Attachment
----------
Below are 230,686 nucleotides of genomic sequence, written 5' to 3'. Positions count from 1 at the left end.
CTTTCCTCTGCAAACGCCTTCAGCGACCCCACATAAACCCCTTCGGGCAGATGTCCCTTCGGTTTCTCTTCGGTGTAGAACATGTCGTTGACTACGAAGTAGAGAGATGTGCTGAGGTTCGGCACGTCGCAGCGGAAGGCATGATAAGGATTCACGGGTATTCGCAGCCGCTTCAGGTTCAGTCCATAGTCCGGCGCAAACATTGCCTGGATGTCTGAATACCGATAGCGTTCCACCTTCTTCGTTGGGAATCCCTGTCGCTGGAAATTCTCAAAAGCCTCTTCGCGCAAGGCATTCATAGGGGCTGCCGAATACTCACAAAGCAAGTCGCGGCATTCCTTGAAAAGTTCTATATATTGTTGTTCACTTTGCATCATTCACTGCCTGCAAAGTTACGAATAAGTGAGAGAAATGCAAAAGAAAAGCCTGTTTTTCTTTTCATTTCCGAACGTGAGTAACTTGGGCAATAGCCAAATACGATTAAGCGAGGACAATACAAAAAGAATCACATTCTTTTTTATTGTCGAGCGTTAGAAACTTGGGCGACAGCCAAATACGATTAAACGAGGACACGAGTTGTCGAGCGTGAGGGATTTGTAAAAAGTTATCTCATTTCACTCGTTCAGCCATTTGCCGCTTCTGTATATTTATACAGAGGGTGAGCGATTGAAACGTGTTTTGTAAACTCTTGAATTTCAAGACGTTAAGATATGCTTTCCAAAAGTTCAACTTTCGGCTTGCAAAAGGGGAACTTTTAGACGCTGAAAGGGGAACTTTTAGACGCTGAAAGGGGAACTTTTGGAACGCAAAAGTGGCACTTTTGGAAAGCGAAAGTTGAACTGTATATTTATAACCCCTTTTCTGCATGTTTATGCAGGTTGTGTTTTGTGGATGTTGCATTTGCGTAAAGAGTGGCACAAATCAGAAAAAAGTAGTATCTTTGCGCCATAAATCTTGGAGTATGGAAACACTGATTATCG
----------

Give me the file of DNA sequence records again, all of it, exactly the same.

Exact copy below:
Below are 230,686 nucleotides of genomic sequence, written 5' to 3'. Positions count from 1 at the left end.
CTTTCCTCTGCAAACGCCTTCAGCGACCCCACATAAACCCCTTCGGGCAGATGTCCCTTCGGTTTCTCTTCGGTGTAGAACATGTCGTTGACTACGAAGTAGAGAGATGTGCTGAGGTTCGGCACGTCGCAGCGGAAGGCATGATAAGGATTCACGGGTATTCGCAGCCGCTTCAGGTTCAGTCCATAGTCCGGCGCAAACATTGCCTGGATGTCTGAATACCGATAGCGTTCCACCTTCTTCGTTGGGAATCCCTGTCGCTGGAAATTCTCAAAAGCCTCTTCGCGCAAGGCATTCATAGGGGCTGCCGAATACTCACAAAGCAAGTCGCGGCATTCCTTGAAAAGTTCTATATATTGTTGTTCACTTTGCATCATTCACTGCCTGCAAAGTTACGAATAAGTGAGAGAAATGCAAAAGAAAAGCCTGTTTTTCTTTTCATTTCCGAACGTGAGTAACTTGGGCAATAGCCAAATACGATTAAGCGAGGACAATACAAAAAGAATCACATTCTTTTTTATTGTCGAGCGTTAGAAACTTGGGCGACAGCCAAATACGATTAAACGAGGACACGAGTTGTCGAGCGTGAGGGATTTGTAAAAAGTTATCTCATTTCACTCGTTCAGCCATTTGCCGCTTCTGTATATTTATACAGAGGGTGAGCGATTGAAACGTGTTTTGTAAACTCTTGAATTTCAAGACGTTAAGATATGCTTTCCAAAAGTTCAACTTTCGGCTTGCAAAAGGGGAACTTTTAGACGCTGAAAGGGGAACTTTTAGACGCTGAAAGGGGAACTTTTGGAACGCAAAAGTGGCACTTTTGGAAAGCGAAAGTTGAACTGTATATTTATAACCCCTTTTCTGCATGTTTATGCAGGTTGTGTTTTGTGGATGTTGCATTTGCGTAAAGAGTGGCACAAATCAGAAAAAAGTAGTATCTTTGCGCCATAAATCTTGGAGTATGGAAACACTGATTATCG